“I heard the distant challenge of a bull-moose a couple of hours ago,” said the guide, as they went along. “I never suspicioned he was attacking you; but after the camp was a’ ready, and you hadn’t turned up, I got kind o’ scared. I left Neal to tend the fire and toast the pork, and started out to search. I s’pose I took the wrong direction; for I hollered, and got no answer. Afterwards, when I was travelling about the bog, I heard a ‘Coo-hoo!’ and the noises of an angry moose. Then I guessed there was trouble.”
“Won’t Neal look blue when he hears that he was toasting pork while we were perched in those trees, with the moose waltzing below!” exclaimed Dol. “Well, Cy, I’ve won the antlers, and I’ve got my ripping story for the Manchester fellows. I don’t care how soon we turn home now.”
“You don’t, don’t ye?” said the guide. “Well, I should s’pose you’d want to trail up that moose to-morrow, and see what has become of him.”
“Of course I do! I forgot that.”
And Dol Farrar, who had thought his record of adventure and triumph so full that it could hold no more, realized that there is always for ambition a farther point.
Neal did feel a little blue over the thought of what he had missed. But, being a generous-hearted fellow, he tasted his young brother’s joy, when the latter cuddled close to him upon the evergreen boughs that night, muttering, as if the whole earth lay conquered at his feet:—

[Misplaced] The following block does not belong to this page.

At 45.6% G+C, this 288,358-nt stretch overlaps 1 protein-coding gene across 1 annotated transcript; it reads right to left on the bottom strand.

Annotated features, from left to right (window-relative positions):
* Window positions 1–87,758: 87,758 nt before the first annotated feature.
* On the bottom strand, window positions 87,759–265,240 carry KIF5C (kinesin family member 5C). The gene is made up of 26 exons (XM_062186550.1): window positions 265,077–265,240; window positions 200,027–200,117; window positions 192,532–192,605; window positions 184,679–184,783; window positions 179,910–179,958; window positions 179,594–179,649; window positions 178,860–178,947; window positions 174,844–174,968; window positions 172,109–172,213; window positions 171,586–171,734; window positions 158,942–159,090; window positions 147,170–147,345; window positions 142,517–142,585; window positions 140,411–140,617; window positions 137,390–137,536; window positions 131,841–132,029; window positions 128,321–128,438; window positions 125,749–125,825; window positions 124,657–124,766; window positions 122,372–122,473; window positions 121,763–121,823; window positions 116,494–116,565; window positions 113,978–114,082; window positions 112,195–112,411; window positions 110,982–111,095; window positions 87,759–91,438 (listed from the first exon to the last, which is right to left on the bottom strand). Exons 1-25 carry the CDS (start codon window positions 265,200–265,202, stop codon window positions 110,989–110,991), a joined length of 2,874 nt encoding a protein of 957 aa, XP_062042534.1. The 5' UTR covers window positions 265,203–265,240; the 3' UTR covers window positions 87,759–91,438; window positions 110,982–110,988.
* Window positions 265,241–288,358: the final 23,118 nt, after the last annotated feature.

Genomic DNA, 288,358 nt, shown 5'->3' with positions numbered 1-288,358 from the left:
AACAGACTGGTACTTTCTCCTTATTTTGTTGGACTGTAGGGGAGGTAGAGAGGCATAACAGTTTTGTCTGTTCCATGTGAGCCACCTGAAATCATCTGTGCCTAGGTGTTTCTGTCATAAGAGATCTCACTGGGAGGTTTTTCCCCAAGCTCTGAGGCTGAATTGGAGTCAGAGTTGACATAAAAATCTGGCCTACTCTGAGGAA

“My legs are as stiff as ramrods, but who’d think of his legs after such a night as we’ve had?
“I say, Neal, this is life; the little humbugging scrapes we used to call adventures at home are only play for girls. It’s something to talk about for a lifetime, when a fellow comes to close quarters with a creature like that moose. I said I’d get the better of his ears, and I did it. Pinch me, old boy, if I begin a moose-call in my sleep.”
Several times during the night Neal found it necessary to obey this injunction, else had there been no peace in the camp. But, in spite of Dol’s ravings and riotings in his excited dreams, the party enjoyed a needed ten hours’ slumber, all save Herb, who, as usual, was astir the next morning while his comrades were yet snoring.
He got his fire going well, and baked a great flat loaf of bread in his frying-pan, setting the pan amid hot ashes and covering it over. Previous to this, he had made a pilgrimage to the distant spring, to fill his kettle for coffee and bread-making, and had carefully examined the ground about the clump of hemlocks.
The result of his investigation was given to the boys as they ate their breakfast under the shade of a cedar, with a sky above them whose morning glories were here and there overshot by leaden tints.
“I guess we’ve got a pretty fair chance of trailing that moose,” he said. “I found both hair and blood on the spot where he was wounded. I’m for following up his tracks, though I guess they’ll take us a bit up the mountain. If he’s hurt bad, ‘twould be kind o’ merciful to end his sufferings. If he ain’t, we can let him get off.”